With “The Giant Squid,” Industry Proves It’s Essential TV
(5/5) “The Giant Squid” proves why Industry is such masterful television, delivering high-stakes tension while dealing with the nuances of power dynamics and toxic workplace culture.
Season 2 Episode 2 of Industry is like a choreographed dance, with the moves being calculated power plays. The episode follows Rob, Harper, and Yasmin as they continue to fight for respect at Pierpoint and vie for power. The older adults around them see them as objects to toy with, but in "The Giant Squid" they begin to weaponize these misconceptions and use them to their advantage. Each of them embarks on dangerous moves to manipulate and secure major clients: Yasmin lures her estranged father into handling his finances with her at Pierpoint, Rob entertains a sexual relationship with the predatory Nicole to secure her as a client, and Harper’s behind-the-scenes scheming finally earns her respect. Ultimately, “The Giant Squid” marks a major shift for Rob, Yasmin, and Harper as they learn how to successfully use and manipulate the older adults who discount, mistreat, and underestimate them.
The episode begins with Harper continuing to struggle with her anxiety as she tries to get back into her groove at work. She shows up to Jesse Bloom’s talk to hopefully win him over, but, in the presence of others attempting to woo him as well, she freezes and fumbles when it’s her turn to speak. She seeks him out again at his tennis court and freezes up once again when he hits her back with questions. Through Myha'la Herrold’s masterful embodiment of the character, her pain and frustration are palpable. Her toxic relationship with Eric is currently on the rocks, and she knows she needs a big sale to get back into his good graces.
Yasmin continues her flirtatious dance with Celeste, a figure she finds an alluring mentor of sorts. Celeste masterfully weaponizes her sexuality in male-dominated spaces, something Yasmin finds fascinating. She’s tired of being a victim in her workplace and constantly objectified by her male superiors. Celeste takes Yasmin to a client dinner, and noticing Celeste flirtatiously placing her hand on top of one of the men's hands, Yasmin does the same to the other male client. He pulls it away, firmly telling her he is not that kind of client. Yasmin is embarrassed and immediately apologizes to Celeste after the men drive off, but Celeste is completely understanding. Celeste calmly says gets it - it’s a confusing space to navigate. How do you get people to take you seriously but also play the dangerous game of using your sexuality to advance? Celeste has mastered it, and Yasmin seems to feel like this woman not only understands her but also embodies the woman she wants to be.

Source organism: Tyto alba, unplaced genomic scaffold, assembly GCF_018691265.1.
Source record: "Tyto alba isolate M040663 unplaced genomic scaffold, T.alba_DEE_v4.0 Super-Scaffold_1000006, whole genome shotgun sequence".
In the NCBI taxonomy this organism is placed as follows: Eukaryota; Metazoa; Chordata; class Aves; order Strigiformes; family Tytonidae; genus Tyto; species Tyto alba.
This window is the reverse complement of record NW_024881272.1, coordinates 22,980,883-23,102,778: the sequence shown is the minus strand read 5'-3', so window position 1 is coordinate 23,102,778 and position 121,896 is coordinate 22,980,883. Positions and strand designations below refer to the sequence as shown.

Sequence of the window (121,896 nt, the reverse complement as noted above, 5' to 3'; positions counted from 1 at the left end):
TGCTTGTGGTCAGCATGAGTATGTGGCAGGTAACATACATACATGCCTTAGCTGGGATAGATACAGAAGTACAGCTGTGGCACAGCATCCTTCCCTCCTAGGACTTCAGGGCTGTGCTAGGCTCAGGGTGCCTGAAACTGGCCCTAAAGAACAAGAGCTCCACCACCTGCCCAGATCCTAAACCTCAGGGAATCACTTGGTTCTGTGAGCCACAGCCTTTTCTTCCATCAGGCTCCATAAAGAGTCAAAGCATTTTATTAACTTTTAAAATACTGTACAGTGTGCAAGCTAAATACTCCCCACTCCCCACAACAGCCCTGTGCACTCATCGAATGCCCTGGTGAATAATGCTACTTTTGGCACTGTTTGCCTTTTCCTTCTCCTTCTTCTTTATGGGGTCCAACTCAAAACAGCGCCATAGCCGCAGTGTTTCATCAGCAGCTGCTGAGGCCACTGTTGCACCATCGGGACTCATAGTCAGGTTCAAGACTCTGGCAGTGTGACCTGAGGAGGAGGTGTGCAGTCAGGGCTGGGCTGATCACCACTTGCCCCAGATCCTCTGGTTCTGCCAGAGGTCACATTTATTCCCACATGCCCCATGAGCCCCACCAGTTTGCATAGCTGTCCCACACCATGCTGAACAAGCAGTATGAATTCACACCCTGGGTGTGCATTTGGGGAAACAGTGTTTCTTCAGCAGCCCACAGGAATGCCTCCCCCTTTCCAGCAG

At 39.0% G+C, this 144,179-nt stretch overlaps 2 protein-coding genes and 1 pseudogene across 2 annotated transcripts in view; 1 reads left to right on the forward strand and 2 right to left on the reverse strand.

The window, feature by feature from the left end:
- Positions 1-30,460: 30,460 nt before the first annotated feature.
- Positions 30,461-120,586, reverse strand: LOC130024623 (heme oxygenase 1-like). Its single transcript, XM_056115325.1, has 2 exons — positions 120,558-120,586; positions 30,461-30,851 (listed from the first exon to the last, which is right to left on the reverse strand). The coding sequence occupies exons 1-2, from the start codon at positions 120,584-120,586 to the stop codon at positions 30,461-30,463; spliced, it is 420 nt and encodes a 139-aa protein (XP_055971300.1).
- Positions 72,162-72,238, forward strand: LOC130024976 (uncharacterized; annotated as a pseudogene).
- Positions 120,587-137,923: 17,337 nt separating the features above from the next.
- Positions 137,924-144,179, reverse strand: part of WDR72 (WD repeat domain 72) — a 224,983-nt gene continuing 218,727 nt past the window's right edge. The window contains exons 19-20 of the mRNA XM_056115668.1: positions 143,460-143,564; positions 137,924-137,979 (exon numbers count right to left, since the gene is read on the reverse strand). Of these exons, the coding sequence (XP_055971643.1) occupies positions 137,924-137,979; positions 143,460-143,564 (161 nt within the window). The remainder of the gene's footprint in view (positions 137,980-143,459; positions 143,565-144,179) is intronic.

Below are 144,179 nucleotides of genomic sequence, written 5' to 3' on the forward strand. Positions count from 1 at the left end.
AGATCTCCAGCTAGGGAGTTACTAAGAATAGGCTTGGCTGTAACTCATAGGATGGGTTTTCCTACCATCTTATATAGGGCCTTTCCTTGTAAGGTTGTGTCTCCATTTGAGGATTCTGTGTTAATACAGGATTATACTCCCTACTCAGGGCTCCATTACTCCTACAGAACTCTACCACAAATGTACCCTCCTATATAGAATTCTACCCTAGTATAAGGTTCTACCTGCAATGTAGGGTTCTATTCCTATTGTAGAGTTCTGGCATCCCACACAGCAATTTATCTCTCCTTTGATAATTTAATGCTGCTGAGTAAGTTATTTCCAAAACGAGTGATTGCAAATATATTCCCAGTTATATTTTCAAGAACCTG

Celeste takes the sparkly pumps off her feet that Yasmin complemented earlier and gives them to her. As Yasmin becomes more entranced by Celeste, it is still yet to be seen what Celeste’s true intentions are. She could very well be manipulating Yasmin for her personal gain, or she could be completely genuine. For now, it feels like a mostly good thing - Yasmin is gaining confidence and learning how to maneuver these male-dominated spaces. It’s an interesting and nuanced exploration of what it’s like to navigate a workplace where you are constantly objectified and belittled because you’re a woman. As they say their goodbyes, Celeste tells her, “you don’t have to like someone for them to be useful to you.” This quote is a powerful thematic summation of the episode, as the younger adults learn how they can manipulate the predatory and abusive adults around them for their advancement.
Rob is practicing this mantra as well as he struggles to make his first sale. He’s in talks with Nicole, who sexually assaulted Harper in a car after a client dinner last season. She flirtatiously asks him to dinner to talk further about potentially buying from him. After dinner, just as she did to Harper, Nicole makes a sexual advance on Rob. He decides to let her, knowing it will inevitably lead to him securing the sale, and it does. He’s effectively using her sexual interest in him to his advantage, and we’ll see what inevitable trouble that causes as the season progresses.
While satisfying, these victories for Harper, Yasmin, and Rob have undeniable darkness looming over them. Using and manipulating people who are doing the same to them is an inevitably dangerous path. For now, we get a moment to bask in the three of them beginning to take some of their power back. Yasmin wears the glittery heels Celeste gave her as she has sex with Maxim. The shoes are a sparkly, profound symbol of her evolution as a character as she becomes more confident, bold, and overall unwilling to take anyone’s sh*t anymore. She runs into Kenny as she walks into the office the next morning. Instead of feeling uncomfortable, she smiles and tells him to behave himself, effectively making him uncomfortable. In a brilliant callback to her failed attempt to manipulate the male client by placing her hand on his, she does the trick again, this time with her wealthy father to get him to use Pierpoint to manage his finances.
This time, it works. The episode ends in what Industry does so incredibly well: a high-stakes sales call that carries the intensity of life or death. Harper gets a call from Jesse Bloom, and with a reluctant assist from Yasmin (a small step toward reconciliation for them), and all eyes on her, she gets the sale. Harper is in tears – all of her stress and worry dissipate. After this moment of catharsis, she rushes to the bathroom and sits in a stall. She’s overwhelmed, breathing heavily, and her hearing is muffled - a reminder that her anxiety is unfortunately still alive and well, despite this moment of triumph. “The Giant Squid” proves why Industry is such masterful television, delivering high-stakes tension while dealing with the nuances of power dynamics and toxic workplace culture.